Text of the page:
The next day was probably the most difficult on the trip, primarily because of some route finding choices.  (Note that I’m not admitting that we got lost, just saying that we may have chosen a path that was not the easiest.)  At first, it was pretty straight forward, as we just followed the Death Canyon Shelf along to Mount Meek pass.   At this point, however, we were lured East by some skier tracks from a party that had passed this way some time earlier.   So, when we got to the ridge above Alaska Basin, we were too far East to see the Sheep Steps which lead down into Alaska Basin.  To the West of us, where the Sheep Steps should be, all we could see was a long line of cliffs, with no apparent way down.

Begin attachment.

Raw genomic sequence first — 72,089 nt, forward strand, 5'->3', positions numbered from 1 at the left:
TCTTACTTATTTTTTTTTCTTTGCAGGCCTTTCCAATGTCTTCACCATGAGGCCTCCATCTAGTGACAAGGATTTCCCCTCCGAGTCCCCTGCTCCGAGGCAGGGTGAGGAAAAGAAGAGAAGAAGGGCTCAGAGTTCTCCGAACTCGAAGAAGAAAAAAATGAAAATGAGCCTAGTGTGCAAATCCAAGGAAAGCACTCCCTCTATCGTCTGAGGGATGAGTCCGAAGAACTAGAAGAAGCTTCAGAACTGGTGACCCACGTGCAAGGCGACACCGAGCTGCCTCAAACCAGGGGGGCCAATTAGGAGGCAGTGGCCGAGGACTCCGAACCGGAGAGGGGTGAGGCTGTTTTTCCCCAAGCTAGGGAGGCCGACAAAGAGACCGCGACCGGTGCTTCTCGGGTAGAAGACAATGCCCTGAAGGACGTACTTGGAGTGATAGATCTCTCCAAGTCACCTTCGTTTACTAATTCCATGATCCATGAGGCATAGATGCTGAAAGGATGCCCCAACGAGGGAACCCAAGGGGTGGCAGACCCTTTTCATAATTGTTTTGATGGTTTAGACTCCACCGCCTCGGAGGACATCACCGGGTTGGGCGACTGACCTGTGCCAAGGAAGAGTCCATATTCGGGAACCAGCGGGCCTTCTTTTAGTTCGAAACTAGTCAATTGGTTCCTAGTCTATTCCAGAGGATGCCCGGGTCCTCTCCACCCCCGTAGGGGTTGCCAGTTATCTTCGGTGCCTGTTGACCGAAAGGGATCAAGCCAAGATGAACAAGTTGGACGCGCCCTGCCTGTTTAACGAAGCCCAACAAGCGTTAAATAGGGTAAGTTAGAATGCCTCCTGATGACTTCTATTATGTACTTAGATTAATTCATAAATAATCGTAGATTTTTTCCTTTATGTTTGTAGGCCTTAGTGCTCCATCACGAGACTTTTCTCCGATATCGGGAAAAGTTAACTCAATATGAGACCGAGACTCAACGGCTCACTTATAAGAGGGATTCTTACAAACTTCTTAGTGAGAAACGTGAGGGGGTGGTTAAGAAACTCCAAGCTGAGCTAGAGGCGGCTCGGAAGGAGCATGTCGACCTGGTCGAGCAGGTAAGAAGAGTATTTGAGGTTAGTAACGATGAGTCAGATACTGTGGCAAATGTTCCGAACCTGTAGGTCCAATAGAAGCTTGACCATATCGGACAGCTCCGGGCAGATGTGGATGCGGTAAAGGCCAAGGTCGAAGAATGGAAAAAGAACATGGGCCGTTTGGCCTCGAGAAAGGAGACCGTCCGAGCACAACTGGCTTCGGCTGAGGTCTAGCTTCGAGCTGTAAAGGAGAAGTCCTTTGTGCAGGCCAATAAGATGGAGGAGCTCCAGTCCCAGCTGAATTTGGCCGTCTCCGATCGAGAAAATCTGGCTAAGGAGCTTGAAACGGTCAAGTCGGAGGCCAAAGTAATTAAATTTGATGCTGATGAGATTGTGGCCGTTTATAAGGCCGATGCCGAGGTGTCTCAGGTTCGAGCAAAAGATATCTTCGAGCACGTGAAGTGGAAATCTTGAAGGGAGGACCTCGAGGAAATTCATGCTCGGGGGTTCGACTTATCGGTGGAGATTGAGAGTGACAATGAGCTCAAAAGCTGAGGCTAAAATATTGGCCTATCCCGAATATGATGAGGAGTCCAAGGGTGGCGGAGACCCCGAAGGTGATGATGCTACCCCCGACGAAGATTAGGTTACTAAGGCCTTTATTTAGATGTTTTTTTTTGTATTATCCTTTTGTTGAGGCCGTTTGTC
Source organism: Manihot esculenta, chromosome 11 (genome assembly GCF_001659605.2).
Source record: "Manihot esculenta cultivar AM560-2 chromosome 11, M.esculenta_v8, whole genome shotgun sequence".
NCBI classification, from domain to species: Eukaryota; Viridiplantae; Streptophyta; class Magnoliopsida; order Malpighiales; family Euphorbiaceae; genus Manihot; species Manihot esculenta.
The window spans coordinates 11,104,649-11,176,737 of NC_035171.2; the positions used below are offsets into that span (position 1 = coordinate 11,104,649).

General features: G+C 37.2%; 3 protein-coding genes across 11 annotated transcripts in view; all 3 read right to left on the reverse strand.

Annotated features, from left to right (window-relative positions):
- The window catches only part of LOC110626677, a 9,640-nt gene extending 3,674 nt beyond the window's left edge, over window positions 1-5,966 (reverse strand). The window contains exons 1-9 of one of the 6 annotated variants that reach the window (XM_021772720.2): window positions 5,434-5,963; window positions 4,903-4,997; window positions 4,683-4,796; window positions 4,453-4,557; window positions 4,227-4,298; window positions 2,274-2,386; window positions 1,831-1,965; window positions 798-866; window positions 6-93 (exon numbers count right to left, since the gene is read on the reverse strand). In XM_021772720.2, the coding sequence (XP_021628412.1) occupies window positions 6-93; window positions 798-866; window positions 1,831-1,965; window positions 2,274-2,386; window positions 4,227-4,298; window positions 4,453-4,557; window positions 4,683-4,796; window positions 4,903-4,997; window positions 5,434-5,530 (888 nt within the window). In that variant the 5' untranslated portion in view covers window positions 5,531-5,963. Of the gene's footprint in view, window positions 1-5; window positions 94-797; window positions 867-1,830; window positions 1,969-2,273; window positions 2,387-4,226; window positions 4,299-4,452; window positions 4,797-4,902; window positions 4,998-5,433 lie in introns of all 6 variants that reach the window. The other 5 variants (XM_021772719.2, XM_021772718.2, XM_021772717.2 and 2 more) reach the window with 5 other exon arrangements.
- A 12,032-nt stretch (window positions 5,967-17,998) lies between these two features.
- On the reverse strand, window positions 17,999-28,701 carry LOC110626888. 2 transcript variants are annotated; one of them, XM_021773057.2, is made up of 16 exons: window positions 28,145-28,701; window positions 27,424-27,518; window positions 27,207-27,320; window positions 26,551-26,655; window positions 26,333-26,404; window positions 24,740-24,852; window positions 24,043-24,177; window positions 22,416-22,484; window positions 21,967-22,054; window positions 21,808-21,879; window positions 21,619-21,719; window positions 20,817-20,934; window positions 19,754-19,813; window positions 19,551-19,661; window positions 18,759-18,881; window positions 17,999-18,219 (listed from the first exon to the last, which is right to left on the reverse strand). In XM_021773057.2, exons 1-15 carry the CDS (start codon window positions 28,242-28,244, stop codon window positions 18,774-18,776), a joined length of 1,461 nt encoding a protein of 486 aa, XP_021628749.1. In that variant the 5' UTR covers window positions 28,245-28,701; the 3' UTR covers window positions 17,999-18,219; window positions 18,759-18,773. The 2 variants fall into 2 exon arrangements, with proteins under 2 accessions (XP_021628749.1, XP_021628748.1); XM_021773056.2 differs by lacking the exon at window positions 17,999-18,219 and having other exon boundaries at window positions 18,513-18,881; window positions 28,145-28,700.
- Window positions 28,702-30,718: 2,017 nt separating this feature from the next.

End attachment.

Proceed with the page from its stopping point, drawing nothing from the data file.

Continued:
The ski tracks that we had followed went East, off of a steep face dropping down toward Death Canyon, then contoured North under Buck Mountain toward Veiled Peak.  We decided to follow the tracks and cross Alaska Basin on benches along the Basin’s North side.  Dropping down off of the plateau was more exciting than I would have liked, as it involved skiing down a rather steep face with cliff bands below.  A fall here would have very unpleasant consequences.  I locked out the release on my bindings, and carefully skied down the face, following my friends’ tracks.

Dropping down into Alaska Basin

We contoured North East, then North West, following a high bench on the North side of Alaska Basin.  Eventually, we got to a point where we could see the South side of the basin clearly, and we saw the obvious weakness in the cliff bands that was the Sheep Steps, West of where we had been.  We then realized that if we’d just kept going West along the ridgeline, we’d have been able to drop down into the basin relatively easily rather than skiing the steep cliffy band we’d negotiated.